Below is a list of the research projects that have been of interest over the years. The list is mostly chronological with the newest first and consists largely of summaries. If you are interested in hearing more I will attempt to put citations or links for articles and you can always email me!
Even when the utmost care and effort is taken when designing an optical system, the resolution is fundamentally limited by diffraction. Passing through an aperture, be it the primary mirror on a telescope or the lens on your phone’s camera, causes the light to fuzz out. It might seem paradoxical, but the larger the opening that the light passes through, the less the light spreads out. This is a reason for the drive towards ever larger telescopes and microscope objectives with increasingly large numerical apertures.
However there are limits to how large one can make the limiting aperture in an imaging system be it from cost or other technical reasons. To my knowledge, Bessel Beam Microscope represents the first time that anyone has improved this limit when wide-field imaging without increasing the width of the imaging aperture. With a single acquisition, Bessel Beam Microscopy can increase the resolution of the imaging system by up to 40%. The results can be dramatic; as seen above individual particles that were previously indistinguishable can now be picked out with ease.
Recently I have also shown that these impressive resolution gains are possible with very little cost to overall image quality. Images with high brightness and reduced “haze” can easily be acquired as can be seen to the right without any post-processing of the images. Because only a single image is needed and that image is bright with high contrast, the Bessel Beam Microscopy system is capable of super-resolution imaging at speeds that are an order of magnitude faster then current technologies.
A persistent problem in microfluidics is a lack of three dimensional fluid velocity measurement techniques. The reasons for this lack are due largely to the small size of the flows involved. There simply isn’t room for multiple cameras or perspectives that are the mainstays of many macroscale 3D velocimetry techniques. As a result it is necessary to get clever and to make use of what information you have.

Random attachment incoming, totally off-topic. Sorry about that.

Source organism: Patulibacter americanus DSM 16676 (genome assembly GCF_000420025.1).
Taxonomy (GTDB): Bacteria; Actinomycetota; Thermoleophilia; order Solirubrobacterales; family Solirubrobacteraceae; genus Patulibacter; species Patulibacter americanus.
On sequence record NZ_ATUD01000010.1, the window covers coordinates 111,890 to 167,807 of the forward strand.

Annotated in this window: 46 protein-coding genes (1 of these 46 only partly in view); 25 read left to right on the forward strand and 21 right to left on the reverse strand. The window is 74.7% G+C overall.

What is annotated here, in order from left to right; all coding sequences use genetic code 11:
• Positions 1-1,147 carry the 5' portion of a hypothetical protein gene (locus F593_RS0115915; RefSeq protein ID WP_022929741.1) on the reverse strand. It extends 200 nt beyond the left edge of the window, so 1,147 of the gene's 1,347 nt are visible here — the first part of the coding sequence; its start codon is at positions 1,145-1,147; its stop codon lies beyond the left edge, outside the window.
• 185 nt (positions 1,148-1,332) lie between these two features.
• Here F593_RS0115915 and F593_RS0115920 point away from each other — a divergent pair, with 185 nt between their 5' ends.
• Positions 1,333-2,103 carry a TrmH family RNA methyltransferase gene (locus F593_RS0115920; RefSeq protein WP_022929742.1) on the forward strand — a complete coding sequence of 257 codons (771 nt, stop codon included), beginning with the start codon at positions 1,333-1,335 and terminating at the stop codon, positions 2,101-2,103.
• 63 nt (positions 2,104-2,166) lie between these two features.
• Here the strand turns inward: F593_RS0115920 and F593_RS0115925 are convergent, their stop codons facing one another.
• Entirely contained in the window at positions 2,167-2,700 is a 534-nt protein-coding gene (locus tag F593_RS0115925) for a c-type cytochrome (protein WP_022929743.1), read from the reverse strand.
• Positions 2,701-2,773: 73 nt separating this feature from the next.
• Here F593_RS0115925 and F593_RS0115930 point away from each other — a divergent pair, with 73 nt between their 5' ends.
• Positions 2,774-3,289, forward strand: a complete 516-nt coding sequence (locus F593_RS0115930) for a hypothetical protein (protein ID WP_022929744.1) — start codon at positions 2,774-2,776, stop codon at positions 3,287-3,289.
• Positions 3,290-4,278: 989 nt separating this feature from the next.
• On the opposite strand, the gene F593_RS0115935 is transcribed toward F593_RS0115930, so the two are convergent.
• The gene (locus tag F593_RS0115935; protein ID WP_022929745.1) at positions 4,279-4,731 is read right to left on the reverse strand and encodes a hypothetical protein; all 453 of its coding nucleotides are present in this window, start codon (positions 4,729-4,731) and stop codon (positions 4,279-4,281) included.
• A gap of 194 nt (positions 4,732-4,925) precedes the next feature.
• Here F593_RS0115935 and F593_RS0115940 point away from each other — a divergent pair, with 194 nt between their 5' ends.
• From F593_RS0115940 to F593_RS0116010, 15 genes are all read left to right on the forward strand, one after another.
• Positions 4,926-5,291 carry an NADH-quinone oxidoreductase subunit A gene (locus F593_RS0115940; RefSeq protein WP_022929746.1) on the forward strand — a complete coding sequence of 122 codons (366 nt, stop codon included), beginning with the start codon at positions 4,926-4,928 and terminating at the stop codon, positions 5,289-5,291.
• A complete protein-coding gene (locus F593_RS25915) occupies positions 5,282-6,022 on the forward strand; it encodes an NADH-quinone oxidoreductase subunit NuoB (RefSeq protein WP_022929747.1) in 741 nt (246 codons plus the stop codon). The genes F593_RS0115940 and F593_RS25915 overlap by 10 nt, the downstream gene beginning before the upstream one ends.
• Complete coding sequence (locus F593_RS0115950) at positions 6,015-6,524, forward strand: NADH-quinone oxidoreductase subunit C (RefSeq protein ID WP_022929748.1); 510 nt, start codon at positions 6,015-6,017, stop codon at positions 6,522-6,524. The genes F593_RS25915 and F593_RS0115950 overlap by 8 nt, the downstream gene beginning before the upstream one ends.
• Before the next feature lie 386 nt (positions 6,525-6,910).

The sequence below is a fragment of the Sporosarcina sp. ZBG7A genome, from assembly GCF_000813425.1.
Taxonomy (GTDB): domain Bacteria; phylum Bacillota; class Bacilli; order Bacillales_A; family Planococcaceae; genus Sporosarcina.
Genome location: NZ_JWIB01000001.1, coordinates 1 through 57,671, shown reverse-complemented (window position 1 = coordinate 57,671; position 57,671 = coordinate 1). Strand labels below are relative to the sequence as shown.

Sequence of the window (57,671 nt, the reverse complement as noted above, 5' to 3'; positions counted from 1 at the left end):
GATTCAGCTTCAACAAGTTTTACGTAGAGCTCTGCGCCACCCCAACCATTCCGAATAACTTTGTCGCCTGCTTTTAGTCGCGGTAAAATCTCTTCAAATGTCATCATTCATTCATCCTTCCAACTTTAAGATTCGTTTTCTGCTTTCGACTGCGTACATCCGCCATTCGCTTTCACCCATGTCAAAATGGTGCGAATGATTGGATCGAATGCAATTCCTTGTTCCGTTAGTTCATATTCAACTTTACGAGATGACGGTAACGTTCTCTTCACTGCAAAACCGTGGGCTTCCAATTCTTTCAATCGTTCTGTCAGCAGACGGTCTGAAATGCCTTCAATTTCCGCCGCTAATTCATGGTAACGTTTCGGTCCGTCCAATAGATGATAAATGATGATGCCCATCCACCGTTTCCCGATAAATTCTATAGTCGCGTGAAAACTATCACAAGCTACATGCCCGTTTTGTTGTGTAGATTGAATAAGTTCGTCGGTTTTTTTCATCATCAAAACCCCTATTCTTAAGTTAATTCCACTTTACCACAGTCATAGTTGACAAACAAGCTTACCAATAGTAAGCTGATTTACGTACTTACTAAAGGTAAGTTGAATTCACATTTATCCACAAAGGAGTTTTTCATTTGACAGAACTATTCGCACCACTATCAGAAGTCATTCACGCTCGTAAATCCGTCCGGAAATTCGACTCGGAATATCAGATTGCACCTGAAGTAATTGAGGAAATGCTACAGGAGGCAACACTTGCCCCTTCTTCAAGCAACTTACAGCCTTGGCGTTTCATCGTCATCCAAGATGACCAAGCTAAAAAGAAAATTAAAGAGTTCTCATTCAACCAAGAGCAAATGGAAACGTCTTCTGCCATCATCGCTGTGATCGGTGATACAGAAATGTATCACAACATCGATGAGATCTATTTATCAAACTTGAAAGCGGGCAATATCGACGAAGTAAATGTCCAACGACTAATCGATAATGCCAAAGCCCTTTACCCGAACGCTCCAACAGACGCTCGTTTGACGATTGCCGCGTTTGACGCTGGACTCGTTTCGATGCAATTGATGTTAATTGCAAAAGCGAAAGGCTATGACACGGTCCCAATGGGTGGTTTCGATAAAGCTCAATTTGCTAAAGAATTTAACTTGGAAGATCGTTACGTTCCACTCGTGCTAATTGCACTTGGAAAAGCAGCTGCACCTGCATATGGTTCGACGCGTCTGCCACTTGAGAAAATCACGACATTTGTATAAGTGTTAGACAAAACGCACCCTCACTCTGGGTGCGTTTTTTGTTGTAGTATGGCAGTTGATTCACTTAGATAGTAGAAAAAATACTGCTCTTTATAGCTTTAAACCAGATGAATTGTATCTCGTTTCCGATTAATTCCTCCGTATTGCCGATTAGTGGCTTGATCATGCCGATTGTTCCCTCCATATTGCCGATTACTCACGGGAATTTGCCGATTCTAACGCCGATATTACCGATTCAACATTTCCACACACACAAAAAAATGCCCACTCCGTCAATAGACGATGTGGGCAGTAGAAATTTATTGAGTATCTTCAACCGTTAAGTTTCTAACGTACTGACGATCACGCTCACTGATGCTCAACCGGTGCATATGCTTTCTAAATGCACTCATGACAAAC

The result is a measurement technique I invented called Bessel Beam Microscopy. This technique is fairly unique because it doesn’t rely on distortions of the particle image to determine the depth of the particle. Instead, it transforms the particle’s wavefront into a Bessel beam and then uses several key features of the Bessel Beam to determine the three dimensional location of the particle. This has several advantages:
- Zero calibration. If you know the optical components of your imaging system you can plug it in and start taking measurements. Additionally, calibration is not the limiting factor when locating particles with very high depth resolution.
- Highly customizable measurement depth and resolution. I can easily achieve a measurement depth of over 500 um with a 10x lens or with that same objective a depth resolution on the order of 100 nm. This is easily customizable by changing key optical components of my design.
- Technique does not rely on a single particle feature. As a result my technique is insensitive to changes in particle size or intensity.
It turns out that sharks have many more tricks up their sleeves (fins?) for hunting fish then you would expect at first. At a really short range they can use their eyes and a set of electric field sensing pores along their flanks. At longer range they can use their sense of smell and what appears to be a super-sensitive ability to sense temperature gradients. How they sense these gradients was the subject of my research. We believed that the electrical sensing pores in the skin of sharks is filled with a gel that produces a very large voltage in response to temperature gradients. It was our hope that we could eventually harness the mechanism behind this large voltage in response to a temperature gradient (thermoelectricity) as an energy source.
The results of my research indicated that while the gel does indeed produce a very large voltage in response to temperature gradients this is a behavior typical of strongly ionic solutions. While that is somewhat disappointing I learned a tremendous amount about electro chemistry and the wonderful complexity of ionic solutions, something I hope to study further in the future.